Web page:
When Devin McMullan gave birth to her first child, he arrived so quickly that her wife missed his arrival.

It’s far from perfect – nobody wants to give birth without their significant other in the room, offering them support and helping them bring new life into the world, and partners certainly don’t want to miss those first miraculous and life-changing moments.

So, given the speed at which little Shea arrived three years ago, it is only natural that 33-year-old Devin is concerned she may experience another rapid labour.

While all mums-to-be naturally want to avoid a long and drawn out delivery, Devin is worried because she lives between Ballycastle and Bushmills and now faces a drive of at least one hour to get to hospital when she goes into labour.

It comes after the Northern Trust took the decision to close the labour ward at the Causeway Hospital, with all births now happening at Antrim Area Hospital.

Clinicians had advised the trust that the provision of maternity services at Causeway Hospital was unsustainable because of falling birth rates, challenges attracting and retaining specialist staff to work in Coleraine, and the absence of neonatal special care baby facilities there.

Issues finding specialist staff willing to work in smaller units are nothing new. Requirements to deal with a certain number of cases each year are harder to achieve when you see fewer patients. Meanwhile, many healthcare professionals prefer to work in specialist units where they treat patients with more complex conditions.

The trust has argued it has carried out exhaustive but unsuccessful recruitment campaigns and the safest option is to move all births to Antrim Area Hospital.

It has also issued multiple statements of reassurance in response to concerns that Antrim Area Hospital’s maternity unit will be able to cope with the additional demand placed upon it as a result of the changes to service provision.

Yet, its response to a query by Local Women magazine is troubling. When asked how many times very sick or premature babies have been transferred to other hospitals because of a lack of specialist cots at Antrim in recent years, incredibly, the trust was unable to answer.

How then, can it say with certainty that it has adequate capacity to cope with an increase in patient numbers?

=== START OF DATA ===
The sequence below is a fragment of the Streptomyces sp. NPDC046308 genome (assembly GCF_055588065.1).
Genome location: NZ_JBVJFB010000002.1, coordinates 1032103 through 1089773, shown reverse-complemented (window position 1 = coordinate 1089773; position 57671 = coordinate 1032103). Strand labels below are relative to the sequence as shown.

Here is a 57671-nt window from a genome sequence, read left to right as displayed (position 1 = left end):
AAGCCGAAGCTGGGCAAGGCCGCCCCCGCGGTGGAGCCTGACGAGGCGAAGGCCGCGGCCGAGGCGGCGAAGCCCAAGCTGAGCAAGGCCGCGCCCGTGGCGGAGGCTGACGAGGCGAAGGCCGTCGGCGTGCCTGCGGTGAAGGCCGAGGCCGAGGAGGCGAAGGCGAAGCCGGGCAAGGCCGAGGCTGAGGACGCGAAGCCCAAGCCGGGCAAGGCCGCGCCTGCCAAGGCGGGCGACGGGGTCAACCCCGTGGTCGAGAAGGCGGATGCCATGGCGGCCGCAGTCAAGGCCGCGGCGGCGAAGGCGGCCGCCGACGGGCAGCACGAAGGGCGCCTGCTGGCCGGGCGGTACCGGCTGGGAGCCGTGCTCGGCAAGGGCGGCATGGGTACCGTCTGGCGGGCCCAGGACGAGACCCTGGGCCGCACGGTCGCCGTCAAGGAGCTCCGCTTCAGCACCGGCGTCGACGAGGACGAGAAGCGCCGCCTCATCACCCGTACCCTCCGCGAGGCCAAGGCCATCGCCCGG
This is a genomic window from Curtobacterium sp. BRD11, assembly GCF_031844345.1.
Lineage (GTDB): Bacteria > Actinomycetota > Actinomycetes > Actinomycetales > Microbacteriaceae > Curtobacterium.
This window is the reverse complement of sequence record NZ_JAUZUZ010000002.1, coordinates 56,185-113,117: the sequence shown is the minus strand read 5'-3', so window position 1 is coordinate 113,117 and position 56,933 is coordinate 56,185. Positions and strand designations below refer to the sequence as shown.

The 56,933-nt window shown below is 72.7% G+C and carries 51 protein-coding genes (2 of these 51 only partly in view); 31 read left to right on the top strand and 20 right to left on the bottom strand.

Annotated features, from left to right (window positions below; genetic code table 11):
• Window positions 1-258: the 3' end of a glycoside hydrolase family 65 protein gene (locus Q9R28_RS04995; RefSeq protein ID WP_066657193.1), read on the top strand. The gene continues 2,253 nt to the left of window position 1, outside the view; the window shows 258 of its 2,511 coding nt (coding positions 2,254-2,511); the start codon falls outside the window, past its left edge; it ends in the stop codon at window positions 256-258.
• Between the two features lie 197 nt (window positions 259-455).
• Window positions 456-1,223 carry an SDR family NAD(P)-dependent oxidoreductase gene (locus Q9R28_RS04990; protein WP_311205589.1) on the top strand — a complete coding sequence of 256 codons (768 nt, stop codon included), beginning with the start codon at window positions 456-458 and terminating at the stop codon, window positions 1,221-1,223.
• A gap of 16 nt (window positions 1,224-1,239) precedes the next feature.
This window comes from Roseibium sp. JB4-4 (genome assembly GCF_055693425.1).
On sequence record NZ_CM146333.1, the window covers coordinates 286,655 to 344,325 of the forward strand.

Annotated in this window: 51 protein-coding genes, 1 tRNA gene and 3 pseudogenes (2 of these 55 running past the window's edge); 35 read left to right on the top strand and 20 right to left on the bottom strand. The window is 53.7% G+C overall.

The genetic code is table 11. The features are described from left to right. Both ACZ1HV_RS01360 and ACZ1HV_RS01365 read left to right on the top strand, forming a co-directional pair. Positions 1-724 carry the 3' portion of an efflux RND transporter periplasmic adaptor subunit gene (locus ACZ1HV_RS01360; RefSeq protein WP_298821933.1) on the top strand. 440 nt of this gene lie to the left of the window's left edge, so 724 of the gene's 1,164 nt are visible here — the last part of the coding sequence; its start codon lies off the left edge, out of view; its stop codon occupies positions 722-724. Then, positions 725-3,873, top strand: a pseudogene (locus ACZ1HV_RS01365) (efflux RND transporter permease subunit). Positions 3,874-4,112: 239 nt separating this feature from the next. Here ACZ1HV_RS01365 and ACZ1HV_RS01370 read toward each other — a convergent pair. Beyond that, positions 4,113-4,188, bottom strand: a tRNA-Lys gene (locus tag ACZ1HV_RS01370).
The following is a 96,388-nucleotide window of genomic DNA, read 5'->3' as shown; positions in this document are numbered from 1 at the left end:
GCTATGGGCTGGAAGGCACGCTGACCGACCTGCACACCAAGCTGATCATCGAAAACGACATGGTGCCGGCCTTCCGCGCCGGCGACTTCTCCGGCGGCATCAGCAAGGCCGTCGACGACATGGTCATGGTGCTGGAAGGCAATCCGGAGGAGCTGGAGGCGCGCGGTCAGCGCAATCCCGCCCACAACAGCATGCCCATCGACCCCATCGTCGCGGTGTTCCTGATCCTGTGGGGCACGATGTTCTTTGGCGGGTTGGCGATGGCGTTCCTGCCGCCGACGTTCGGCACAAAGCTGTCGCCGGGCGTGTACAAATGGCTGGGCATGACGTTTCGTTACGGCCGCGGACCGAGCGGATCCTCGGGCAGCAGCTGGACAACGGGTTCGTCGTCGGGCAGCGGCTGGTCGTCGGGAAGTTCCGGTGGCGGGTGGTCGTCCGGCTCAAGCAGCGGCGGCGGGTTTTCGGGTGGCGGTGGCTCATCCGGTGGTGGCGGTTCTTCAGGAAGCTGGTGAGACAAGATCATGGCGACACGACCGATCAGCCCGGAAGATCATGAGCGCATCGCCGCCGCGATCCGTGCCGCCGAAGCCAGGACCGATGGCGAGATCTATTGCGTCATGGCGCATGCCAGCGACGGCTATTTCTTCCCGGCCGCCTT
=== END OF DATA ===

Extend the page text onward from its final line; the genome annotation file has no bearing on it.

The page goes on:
It has also emerged that in less than two weeks on from the closure of the maternity unit in Coleraine, it had to postpone the admission of women scheduled to attend for induction on four occasions.

The trust has said “during times of increased activity within any maternity unit, is part of normal process for scheduled births to be delayed, if appropriate, to ensure the safety of the women and babies in our care”.

This may be the case, but it can be extremely distressing for women and should be avoided as far as possible.

Speaking about her own concerns, 33-year-old Devin, who is due in November, says: “When my son was born, I went overdue and I was encouraged to come in for induction, which I agreed to do. But when it all started, he actually came very quickly.

“My wife was sent home in the evening because things seemed to be going really slowly but then they sped up and I asked someone to come and monitor me again. All of a sudden, it was panic stations and I just remember people rushing around.

“Shea’s heart rate had dropped, he had decided he was coming there and then. They rang Kasia and she tried to get back in time, but she didn’t manage it. She was devastated, she just missed it. Now I have significant anxiety about travelling from my house to Antrim because it more than double the travel time.”

Amy Gault (33), who lives off the Finvoy Line outside Ballymoney, is also concerned about the additional travel time to Antrim.

Mum of one Amy, who is due to give birth next month, says: “I just don’t think the communication has been very good at all. I heard births had stopped at Causeway in the media. 

“I’m not sure there are going to be enough beds at Antrim and I also have big worries about being sent home if my labour isn’t progressing and what might happen now we have to travel so far.”

As the trust’s response to the query on neonatal transfers suggests, concerns about capacity at Antrim are well-founded – and they may very well impact on women living outside of the North Coast area.

What about women in parts of Mid Ulster and Antrim who would have ordinarily delivered their babies in Antrim? Will there be adequate beds for them? What is the likely impact on Altnagelvin Hospital? Presumably, there will be women living in and around Limavady who may previously have opted to labour at the Causeway and who now choose to give birth in Derry.

The Western Trust has said it has service provisions in place to accommodate any additional women who choose Altnagelvin Hospital to deliver their baby. Meanwhile, the Belfast Trust will continue to rely upon existing informal arrangements between trusts with regards to helping other maternity units when they come under pressure.

As for women who arrive at Causeway Hospital when in labour, the trust has said they will be “transferred to Antrim for ongoing care”. In those cases where the birth is imminent, they can deliver at Causeway, with emergency staff on site to enable care to be provided.

Another issue of concern is the ability of the Northern Ireland Ambulance Service to cope. Already struggling to meet target times to attend to some of the sickest patients, it isn’t known how the changes to maternity services will impact on already overstretched paramedics.

In addition, transfers to other hospitals while in labour or shortly afterwards may be required for patient safety, but they are far from ideal in terms of the patient experience.

So, the problems the Northern Trust has encountered in running a fully functioning maternity unit may appear to only be relevant to women living in the North Coast. But the truth is, the impact may be felt much further afield.